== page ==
More need support through periods of mental distress, says Paul Farmer from the charity Mind
Last month, the NHS independent taskforce on mental health published a five-year plan for improving mental health services in England. As part of the taskforce’s work, we consulted with more than 20,000 people, including those with direct experience of mental health problems, frontline health professionals and others.
Four key themes emerged from the beginning: prevention, early intervention when people become unwell, access to urgent care in a crisis and better integration of mental and physical health care.
In some ways, it is this last area that holds the most potential. Within our health system, mental and physical health are treated quite separately, yet it’s clear the two are closely linked. People with severe mental health problems die, on average, 15-20 years earlier than others, often from avoidable physical illnesses that might have been missed. Meanwhile, people with long-term physical illnesses experience more complications if they also develop mental health problems – increasing the cost of care by 45 per cent, on average.
Dedicated mental health provision as part of an integrated service can substantially reduce these poor outcomes. Anyone working in physiotherapy will know that dealing with chronic pain can take a huge toll on mental wellbeing. Adjusting psychologically to the impact of living with pain can be hard.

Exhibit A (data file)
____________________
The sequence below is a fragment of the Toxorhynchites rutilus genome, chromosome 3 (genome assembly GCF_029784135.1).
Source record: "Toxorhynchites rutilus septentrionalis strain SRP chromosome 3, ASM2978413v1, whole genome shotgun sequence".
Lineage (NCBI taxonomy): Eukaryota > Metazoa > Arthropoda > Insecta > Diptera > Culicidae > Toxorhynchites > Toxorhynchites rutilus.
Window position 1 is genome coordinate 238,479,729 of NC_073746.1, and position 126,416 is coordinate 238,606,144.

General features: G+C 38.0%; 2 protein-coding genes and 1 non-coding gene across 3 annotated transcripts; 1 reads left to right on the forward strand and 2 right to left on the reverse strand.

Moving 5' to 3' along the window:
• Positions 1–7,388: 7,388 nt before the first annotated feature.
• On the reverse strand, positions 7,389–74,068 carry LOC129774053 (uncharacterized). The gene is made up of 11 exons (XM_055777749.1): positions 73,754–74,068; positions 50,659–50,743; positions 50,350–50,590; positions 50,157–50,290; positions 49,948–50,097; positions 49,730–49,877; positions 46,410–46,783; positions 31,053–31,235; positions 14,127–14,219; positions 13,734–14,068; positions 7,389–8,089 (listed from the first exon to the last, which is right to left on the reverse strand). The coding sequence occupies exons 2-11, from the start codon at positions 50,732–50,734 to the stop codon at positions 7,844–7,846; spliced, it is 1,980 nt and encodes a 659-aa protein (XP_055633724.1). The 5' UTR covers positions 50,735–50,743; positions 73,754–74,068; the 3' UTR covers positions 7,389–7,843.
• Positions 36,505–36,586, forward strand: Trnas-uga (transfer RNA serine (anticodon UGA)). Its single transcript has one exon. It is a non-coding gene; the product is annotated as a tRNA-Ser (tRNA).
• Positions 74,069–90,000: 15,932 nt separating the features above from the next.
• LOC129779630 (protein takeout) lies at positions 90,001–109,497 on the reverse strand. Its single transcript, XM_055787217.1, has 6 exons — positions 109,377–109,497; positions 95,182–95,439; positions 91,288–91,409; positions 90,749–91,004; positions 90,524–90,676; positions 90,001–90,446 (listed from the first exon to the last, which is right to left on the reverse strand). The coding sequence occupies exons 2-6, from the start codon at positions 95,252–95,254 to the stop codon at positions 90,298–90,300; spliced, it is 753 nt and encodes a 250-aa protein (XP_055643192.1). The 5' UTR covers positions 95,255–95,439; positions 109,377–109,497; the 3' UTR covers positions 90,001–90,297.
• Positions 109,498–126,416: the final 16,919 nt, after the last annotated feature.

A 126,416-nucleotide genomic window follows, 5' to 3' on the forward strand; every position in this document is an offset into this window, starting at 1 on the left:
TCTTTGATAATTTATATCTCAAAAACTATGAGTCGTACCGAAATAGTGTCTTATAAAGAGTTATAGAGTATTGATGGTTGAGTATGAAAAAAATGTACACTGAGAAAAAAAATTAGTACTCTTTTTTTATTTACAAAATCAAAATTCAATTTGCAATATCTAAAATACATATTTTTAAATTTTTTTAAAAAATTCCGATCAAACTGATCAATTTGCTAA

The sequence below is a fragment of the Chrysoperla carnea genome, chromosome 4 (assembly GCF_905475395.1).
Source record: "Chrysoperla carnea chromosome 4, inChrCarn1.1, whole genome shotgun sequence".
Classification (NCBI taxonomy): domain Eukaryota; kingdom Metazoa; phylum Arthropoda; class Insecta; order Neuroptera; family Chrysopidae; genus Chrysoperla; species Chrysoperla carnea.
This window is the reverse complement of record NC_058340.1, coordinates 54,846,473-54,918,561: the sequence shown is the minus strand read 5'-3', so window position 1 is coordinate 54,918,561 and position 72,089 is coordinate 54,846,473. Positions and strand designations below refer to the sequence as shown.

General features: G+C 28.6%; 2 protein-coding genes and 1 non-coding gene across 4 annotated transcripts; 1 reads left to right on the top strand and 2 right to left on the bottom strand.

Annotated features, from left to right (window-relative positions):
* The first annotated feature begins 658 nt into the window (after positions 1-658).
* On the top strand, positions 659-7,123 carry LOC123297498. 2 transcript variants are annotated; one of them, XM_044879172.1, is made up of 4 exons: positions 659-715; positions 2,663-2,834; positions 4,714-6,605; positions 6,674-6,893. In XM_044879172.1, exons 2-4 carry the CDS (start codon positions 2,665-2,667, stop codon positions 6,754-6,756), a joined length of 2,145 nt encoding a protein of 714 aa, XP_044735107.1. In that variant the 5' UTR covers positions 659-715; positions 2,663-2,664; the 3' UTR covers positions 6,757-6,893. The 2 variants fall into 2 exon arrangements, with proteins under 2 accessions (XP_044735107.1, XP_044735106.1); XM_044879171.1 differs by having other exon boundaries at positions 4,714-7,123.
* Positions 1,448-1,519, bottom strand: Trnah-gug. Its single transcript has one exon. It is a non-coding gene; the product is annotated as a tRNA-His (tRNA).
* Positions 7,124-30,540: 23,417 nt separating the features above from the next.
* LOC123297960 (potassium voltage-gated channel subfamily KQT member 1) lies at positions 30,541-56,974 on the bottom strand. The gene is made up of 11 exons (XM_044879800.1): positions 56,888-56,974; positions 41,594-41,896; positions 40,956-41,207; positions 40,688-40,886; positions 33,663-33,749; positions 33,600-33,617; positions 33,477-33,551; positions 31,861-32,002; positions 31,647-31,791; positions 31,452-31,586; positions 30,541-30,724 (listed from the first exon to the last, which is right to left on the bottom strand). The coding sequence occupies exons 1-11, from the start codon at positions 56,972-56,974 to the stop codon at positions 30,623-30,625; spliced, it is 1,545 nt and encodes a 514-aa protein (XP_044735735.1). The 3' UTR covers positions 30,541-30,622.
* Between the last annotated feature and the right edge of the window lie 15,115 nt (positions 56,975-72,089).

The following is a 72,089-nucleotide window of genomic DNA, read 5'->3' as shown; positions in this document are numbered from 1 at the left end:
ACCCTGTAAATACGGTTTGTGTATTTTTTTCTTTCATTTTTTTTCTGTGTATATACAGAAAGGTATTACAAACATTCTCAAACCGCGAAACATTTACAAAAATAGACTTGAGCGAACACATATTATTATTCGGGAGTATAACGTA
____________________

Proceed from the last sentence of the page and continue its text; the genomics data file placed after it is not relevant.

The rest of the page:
If a person develops depression, for example, it can have a direct impact on their physical recovery, affecting their motivation to look after themselves, do exercises and keep themselves physically fit.
For this reason, the taskforce has, among its key recommendations, included a call to extend psychological support to an additional 600,000 people by 2020-21, with a particular emphasis on improving access for those living with long-term physical conditions. Helping people who are receiving treatment for a physical health problem cope with the emotional fallout of what they are going through can pay dividends, not just for the NHS but for the person themselves. Frontline health professionals are ideally placed to spot when someone might need some support with their mental health and start the conversation about how to access help.
Paul Farmer is chair of the NHS’s mental health taskforce and chief executive, Mind
AuthorPaul Farmer is chair of the NHS’s mental health taskforce and chief executive, Mind
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